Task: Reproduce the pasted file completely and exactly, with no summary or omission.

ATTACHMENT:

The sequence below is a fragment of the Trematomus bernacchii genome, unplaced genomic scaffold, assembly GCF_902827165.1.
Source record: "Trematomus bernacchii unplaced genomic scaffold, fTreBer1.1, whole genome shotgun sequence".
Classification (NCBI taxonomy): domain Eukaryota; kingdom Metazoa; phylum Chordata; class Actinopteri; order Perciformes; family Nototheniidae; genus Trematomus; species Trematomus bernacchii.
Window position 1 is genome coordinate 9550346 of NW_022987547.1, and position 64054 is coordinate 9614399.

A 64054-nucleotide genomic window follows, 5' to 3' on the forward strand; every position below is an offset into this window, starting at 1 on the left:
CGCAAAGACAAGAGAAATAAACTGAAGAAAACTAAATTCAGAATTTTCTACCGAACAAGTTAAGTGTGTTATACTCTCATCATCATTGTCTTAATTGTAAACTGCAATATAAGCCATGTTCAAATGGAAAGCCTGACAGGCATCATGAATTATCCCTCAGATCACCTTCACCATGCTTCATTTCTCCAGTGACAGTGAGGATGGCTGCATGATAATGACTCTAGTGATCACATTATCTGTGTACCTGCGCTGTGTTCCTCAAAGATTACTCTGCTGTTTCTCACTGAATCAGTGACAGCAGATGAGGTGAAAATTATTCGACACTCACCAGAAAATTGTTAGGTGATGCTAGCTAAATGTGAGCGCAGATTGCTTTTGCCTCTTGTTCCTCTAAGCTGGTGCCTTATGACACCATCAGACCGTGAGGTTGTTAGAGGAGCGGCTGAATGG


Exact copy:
The sequence below is a fragment of the Trematomus bernacchii genome, unplaced genomic scaffold, assembly GCF_902827165.1.
Source record: "Trematomus bernacchii unplaced genomic scaffold, fTreBer1.1, whole genome shotgun sequence".
Classification (NCBI taxonomy): domain Eukaryota; kingdom Metazoa; phylum Chordata; class Actinopteri; order Perciformes; family Nototheniidae; genus Trematomus; species Trematomus bernacchii.
Window position 1 is genome coordinate 9550346 of NW_022987547.1, and position 64054 is coordinate 9614399.

A 64054-nucleotide genomic window follows, 5' to 3' on the forward strand; every position below is an offset into this window, starting at 1 on the left:
CGCAAAGACAAGAGAAATAAACTGAAGAAAACTAAATTCAGAATTTTCTACCGAACAAGTTAAGTGTGTTATACTCTCATCATCATTGTCTTAATTGTAAACTGCAATATAAGCCATGTTCAAATGGAAAGCCTGACAGGCATCATGAATTATCCCTCAGATCACCTTCACCATGCTTCATTTCTCCAGTGACAGTGAGGATGGCTGCATGATAATGACTCTAGTGATCACATTATCTGTGTACCTGCGCTGTGTTCCTCAAAGATTACTCTGCTGTTTCTCACTGAATCAGTGACAGCAGATGAGGTGAAAATTATTCGACACTCACCAGAAAATTGTTAGGTGATGCTAGCTAAATGTGAGCGCAGATTGCTTTTGCCTCTTGTTCCTCTAAGCTGGTGCCTTATGACACCATCAGACCGTGAGGTTGTTAGAGGAGCGGCTGAATGG